This circuit has some resemblance to an isolated Cuk converter circuit, but has different magnetic connections and operates differently. In an isolated Cuk converter, both L1 and L4 are magnetically coupled to the L2/L3 pair. (Typically the L2 and L3 coils would be wound on the center leg of an E-core magnetic structure, L1 would be wound on one outer leg of the same E-core magnetic structure, and L4 on the other leg.) See ADVANCES IN SWITCHED-MODE POWER CONVERSION (2.ed. Middlebrook and Cuk 1983), which is hereby incorporated by reference. Thus a correct circuit diagram of an isolated Cuk converter would show a magnetic coupling path between the L1 /L4 transformer and the L2 /L3 transformer, but this magnetic coupling path is absent in the circuit of FIG. 2B.

By contrast, the circuit topology of FIG. 2B is implemented with a segregated magnetics structure like that of FIG. 1, and hence the L1 /L4 transformer is decoupled from the L2 /L3 transformer. In one sample implementation the L1 and L4 inductors are tightly coupled together on one pole p1, and the L2 and L3 windings are tightly coupled together on the other pole p2. However, without some degree of coupling between these two pairs, ripple cancellation will not be achieved at both input and output sides. (Ripple reduction can be achieved on one side, but not both.) Thus the topology of FIG. 2B sacrifices some of the advantages of the isolated Cuk converter, for the sake of reduced size and weight.

In a further alternative embodiment, the height l of the planar structure of FIG. 1 is therefore increased, to increase the reluctance of the return paths φ1 and φ2 and introduce some additional coupling between the two transformers of this single magnetic circuit. (Thus this alternative is a hybrid between the circuit of FIG. 2B and an isolated Cuk converter.) However, this degrades the low form factor and low volume which is preferred for magnetic circuits.

Segregated Flyback Converter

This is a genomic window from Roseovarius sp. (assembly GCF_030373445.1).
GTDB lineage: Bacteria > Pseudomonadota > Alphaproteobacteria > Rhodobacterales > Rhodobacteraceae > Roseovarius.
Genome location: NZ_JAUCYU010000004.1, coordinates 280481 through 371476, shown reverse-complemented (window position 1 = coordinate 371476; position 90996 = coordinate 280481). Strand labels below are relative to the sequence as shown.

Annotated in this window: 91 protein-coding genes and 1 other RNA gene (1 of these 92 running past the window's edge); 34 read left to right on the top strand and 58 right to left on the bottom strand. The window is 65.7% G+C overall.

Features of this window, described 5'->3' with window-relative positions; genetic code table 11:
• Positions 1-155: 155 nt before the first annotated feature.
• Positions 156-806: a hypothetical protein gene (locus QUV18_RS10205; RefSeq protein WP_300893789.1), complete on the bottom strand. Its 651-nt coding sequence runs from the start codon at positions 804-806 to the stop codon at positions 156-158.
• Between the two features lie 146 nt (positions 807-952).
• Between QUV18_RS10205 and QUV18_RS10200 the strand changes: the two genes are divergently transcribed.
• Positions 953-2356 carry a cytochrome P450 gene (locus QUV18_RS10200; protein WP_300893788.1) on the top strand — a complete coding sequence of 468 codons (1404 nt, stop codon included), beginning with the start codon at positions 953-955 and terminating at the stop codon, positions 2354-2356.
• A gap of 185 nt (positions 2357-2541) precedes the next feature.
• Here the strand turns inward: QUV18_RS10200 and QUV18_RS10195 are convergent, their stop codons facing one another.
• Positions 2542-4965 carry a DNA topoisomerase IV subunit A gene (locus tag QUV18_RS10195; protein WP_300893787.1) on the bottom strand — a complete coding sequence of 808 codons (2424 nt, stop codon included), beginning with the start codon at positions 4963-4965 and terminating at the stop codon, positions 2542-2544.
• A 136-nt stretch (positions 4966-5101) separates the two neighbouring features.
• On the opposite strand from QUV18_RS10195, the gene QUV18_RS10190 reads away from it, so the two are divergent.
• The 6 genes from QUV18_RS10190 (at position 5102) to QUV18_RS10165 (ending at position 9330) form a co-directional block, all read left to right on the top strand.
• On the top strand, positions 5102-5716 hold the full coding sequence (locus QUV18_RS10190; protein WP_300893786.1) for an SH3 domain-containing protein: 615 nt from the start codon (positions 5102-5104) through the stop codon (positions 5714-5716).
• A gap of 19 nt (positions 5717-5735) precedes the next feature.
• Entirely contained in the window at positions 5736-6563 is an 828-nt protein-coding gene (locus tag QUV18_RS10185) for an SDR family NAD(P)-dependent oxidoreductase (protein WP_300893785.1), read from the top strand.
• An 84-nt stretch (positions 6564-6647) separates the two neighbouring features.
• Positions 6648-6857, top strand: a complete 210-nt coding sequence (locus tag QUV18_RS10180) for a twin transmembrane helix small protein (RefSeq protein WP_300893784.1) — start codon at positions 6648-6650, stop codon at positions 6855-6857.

Another circuit topology which can use the magnetic structure of FIG. 1 is shown in FIG. 3A. (This topology is also believed to be independently innovative, apart from its use with the magnetic structure of FIG. 1.) This circuit topology uses two transformers with the same turns ratio: tight inductive coupling is provided between an input coil Lp1 and secondary coil Ls1. Tight inductive coupling is also provided between another primary coil Lp2 and another secondary coil Ls2. However, the Lp1 /Ls1, coils are not coupled at all to the Lp2 /Ls2 coils. This is preferably accomplished, using the integrated magnetic structure described above, by winding the Lp2 and Ls2 coils on one pole of a first flux circuit in a common physical magnetic structure, and winding the Lp1 and Ls1 coils, on another pole of the same structure, in a second flux circuit which is separate from the first flux circuit. The turns ratio of the Lp1 /Ls1 pair is preferably the same (N:1) as that of the Lp2 /Ls2 pair. Switch SWA is operated to periodically pull one end of the input inductor Lp2 toward ground. Capacitor Ci ' provides coupling to the input winding Lp1. Note that the two secondaries Ls1 and Ls2 are connected in parallel, in front of an output diode DF. This structure can reduce input ripple by steering ripple to the Lp1 coil. However, maximal power efficiency and density are achieved by operating the two transformers at equal duty cycles, without ripple cancellation.